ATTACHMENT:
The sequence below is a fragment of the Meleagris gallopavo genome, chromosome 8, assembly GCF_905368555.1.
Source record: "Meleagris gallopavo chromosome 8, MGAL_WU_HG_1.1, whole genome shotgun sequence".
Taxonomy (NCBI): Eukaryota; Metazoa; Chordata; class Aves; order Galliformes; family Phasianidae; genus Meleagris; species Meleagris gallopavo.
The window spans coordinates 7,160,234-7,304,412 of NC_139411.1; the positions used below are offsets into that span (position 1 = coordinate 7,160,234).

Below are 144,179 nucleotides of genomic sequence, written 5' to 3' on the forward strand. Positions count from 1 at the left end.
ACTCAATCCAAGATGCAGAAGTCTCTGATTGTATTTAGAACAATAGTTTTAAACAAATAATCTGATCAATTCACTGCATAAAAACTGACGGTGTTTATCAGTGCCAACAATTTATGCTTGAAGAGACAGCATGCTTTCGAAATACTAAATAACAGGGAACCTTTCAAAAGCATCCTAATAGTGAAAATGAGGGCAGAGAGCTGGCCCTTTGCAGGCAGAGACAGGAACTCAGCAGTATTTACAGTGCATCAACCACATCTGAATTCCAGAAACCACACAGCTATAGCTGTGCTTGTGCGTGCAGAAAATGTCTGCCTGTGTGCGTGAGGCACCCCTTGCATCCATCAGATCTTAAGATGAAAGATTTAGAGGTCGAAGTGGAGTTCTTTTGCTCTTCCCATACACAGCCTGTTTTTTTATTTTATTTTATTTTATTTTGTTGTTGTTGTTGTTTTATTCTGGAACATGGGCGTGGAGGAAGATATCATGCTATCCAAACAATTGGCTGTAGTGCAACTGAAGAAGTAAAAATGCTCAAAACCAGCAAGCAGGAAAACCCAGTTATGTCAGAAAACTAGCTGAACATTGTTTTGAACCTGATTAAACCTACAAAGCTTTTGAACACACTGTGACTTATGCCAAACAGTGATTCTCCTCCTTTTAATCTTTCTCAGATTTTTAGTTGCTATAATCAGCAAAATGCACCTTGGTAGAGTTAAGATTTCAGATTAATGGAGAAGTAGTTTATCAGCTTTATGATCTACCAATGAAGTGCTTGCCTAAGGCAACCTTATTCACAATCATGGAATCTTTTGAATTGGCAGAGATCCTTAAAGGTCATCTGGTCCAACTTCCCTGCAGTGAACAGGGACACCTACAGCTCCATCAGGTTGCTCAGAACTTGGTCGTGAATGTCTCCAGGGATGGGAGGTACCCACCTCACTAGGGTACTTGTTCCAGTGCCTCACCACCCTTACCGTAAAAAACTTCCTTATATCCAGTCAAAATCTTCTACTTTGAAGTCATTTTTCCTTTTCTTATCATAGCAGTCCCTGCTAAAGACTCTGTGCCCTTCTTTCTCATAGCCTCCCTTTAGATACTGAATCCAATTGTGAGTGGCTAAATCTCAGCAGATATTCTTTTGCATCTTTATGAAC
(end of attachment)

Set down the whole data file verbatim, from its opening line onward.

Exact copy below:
The sequence below is a fragment of the Meleagris gallopavo genome, chromosome 8, assembly GCF_905368555.1.
Source record: "Meleagris gallopavo chromosome 8, MGAL_WU_HG_1.1, whole genome shotgun sequence".
Taxonomy (NCBI): Eukaryota; Metazoa; Chordata; class Aves; order Galliformes; family Phasianidae; genus Meleagris; species Meleagris gallopavo.
The window spans coordinates 7,160,234-7,304,412 of NC_139411.1; the positions used below are offsets into that span (position 1 = coordinate 7,160,234).

Below are 144,179 nucleotides of genomic sequence, written 5' to 3' on the forward strand. Positions count from 1 at the left end.
ACTCAATCCAAGATGCAGAAGTCTCTGATTGTATTTAGAACAATAGTTTTAAACAAATAATCTGATCAATTCACTGCATAAAAACTGACGGTGTTTATCAGTGCCAACAATTTATGCTTGAAGAGACAGCATGCTTTCGAAATACTAAATAACAGGGAACCTTTCAAAAGCATCCTAATAGTGAAAATGAGGGCAGAGAGCTGGCCCTTTGCAGGCAGAGACAGGAACTCAGCAGTATTTACAGTGCATCAACCACATCTGAATTCCAGAAACCACACAGCTATAGCTGTGCTTGTGCGTGCAGAAAATGTCTGCCTGTGTGCGTGAGGCACCCCTTGCATCCATCAGATCTTAAGATGAAAGATTTAGAGGTCGAAGTGGAGTTCTTTTGCTCTTCCCATACACAGCCTGTTTTTTTATTTTATTTTATTTTATTTTGTTGTTGTTGTTGTTTTATTCTGGAACATGGGCGTGGAGGAAGATATCATGCTATCCAAACAATTGGCTGTAGTGCAACTGAAGAAGTAAAAATGCTCAAAACCAGCAAGCAGGAAAACCCAGTTATGTCAGAAAACTAGCTGAACATTGTTTTGAACCTGATTAAACCTACAAAGCTTTTGAACACACTGTGACTTATGCCAAACAGTGATTCTCCTCCTTTTAATCTTTCTCAGATTTTTAGTTGCTATAATCAGCAAAATGCACCTTGGTAGAGTTAAGATTTCAGATTAATGGAGAAGTAGTTTATCAGCTTTATGATCTACCAATGAAGTGCTTGCCTAAGGCAACCTTATTCACAATCATGGAATCTTTTGAATTGGCAGAGATCCTTAAAGGTCATCTGGTCCAACTTCCCTGCAGTGAACAGGGACACCTACAGCTCCATCAGGTTGCTCAGAACTTGGTCGTGAATGTCTCCAGGGATGGGAGGTACCCACCTCACTAGGGTACTTGTTCCAGTGCCTCACCACCCTTACCGTAAAAAACTTCCTTATATCCAGTCAAAATCTTCTACTTTGAAGTCATTTTTCCTTTTCTTATCATAGCAGTCCCTGCTAAAGACTCTGTGCCCTTCTTTCTCATAGCCTCCCTTTAGATACTGAATCCAATTGTGAGTGGCTAAATCTCAGCAGATATTCTTTTGCATCTTTATGAAC